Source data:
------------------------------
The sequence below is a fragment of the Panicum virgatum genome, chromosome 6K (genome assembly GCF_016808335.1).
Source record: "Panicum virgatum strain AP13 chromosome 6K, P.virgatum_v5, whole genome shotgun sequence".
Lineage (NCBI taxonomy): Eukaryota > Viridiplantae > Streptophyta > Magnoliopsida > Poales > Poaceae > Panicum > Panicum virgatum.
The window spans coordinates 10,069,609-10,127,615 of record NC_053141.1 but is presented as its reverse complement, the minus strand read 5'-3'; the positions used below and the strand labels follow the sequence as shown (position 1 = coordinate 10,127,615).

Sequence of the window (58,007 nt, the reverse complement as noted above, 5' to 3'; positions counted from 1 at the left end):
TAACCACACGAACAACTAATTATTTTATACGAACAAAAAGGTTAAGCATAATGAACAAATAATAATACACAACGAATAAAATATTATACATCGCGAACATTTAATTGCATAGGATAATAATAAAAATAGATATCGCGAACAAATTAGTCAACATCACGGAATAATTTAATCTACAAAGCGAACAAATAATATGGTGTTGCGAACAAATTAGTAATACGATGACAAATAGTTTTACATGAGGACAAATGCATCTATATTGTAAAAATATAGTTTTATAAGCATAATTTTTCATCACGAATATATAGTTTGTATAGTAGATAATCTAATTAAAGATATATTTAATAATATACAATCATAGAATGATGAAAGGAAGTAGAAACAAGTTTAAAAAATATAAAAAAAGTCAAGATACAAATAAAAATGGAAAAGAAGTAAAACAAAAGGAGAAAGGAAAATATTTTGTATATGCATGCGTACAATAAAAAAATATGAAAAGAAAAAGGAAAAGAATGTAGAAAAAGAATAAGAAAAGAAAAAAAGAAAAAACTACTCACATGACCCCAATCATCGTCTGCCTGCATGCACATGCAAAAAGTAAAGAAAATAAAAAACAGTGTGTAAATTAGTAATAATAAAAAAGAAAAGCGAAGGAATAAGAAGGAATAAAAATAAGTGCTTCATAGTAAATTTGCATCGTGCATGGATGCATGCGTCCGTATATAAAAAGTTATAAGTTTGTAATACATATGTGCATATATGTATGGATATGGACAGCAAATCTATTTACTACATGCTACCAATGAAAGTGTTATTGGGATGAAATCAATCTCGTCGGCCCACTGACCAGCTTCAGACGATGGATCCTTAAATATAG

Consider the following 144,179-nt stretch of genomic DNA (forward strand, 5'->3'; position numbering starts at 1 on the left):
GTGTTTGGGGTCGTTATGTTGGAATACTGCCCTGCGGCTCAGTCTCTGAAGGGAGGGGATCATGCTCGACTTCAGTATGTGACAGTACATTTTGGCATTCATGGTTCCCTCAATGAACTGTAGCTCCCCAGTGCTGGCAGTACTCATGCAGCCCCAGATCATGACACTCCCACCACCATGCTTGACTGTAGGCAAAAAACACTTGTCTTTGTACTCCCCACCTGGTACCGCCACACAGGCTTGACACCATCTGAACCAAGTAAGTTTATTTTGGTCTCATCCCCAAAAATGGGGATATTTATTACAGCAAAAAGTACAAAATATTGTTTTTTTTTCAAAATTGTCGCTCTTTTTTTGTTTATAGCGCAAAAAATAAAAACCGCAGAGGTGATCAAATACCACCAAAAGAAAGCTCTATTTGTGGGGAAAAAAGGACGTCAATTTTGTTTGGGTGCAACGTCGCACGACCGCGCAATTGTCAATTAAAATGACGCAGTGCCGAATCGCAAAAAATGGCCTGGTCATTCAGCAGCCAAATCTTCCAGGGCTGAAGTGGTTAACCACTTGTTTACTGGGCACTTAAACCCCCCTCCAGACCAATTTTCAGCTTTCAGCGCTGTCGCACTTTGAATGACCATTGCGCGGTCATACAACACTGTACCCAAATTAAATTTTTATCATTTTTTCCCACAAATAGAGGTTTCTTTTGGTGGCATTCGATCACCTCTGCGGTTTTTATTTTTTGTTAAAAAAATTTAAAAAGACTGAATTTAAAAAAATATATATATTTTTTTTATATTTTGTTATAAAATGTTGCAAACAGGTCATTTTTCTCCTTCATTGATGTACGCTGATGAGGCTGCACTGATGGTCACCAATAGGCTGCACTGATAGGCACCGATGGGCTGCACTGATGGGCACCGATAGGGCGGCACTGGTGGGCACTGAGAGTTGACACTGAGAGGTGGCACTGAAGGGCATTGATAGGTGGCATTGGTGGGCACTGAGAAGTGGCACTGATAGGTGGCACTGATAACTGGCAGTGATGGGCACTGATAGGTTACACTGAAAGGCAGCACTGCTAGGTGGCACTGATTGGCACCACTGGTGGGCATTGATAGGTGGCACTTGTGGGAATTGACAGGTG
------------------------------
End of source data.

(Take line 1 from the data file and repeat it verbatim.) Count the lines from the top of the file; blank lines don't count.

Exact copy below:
The sequence below is a fragment of the Panicum virgatum genome, chromosome 6K (genome assembly GCF_016808335.1).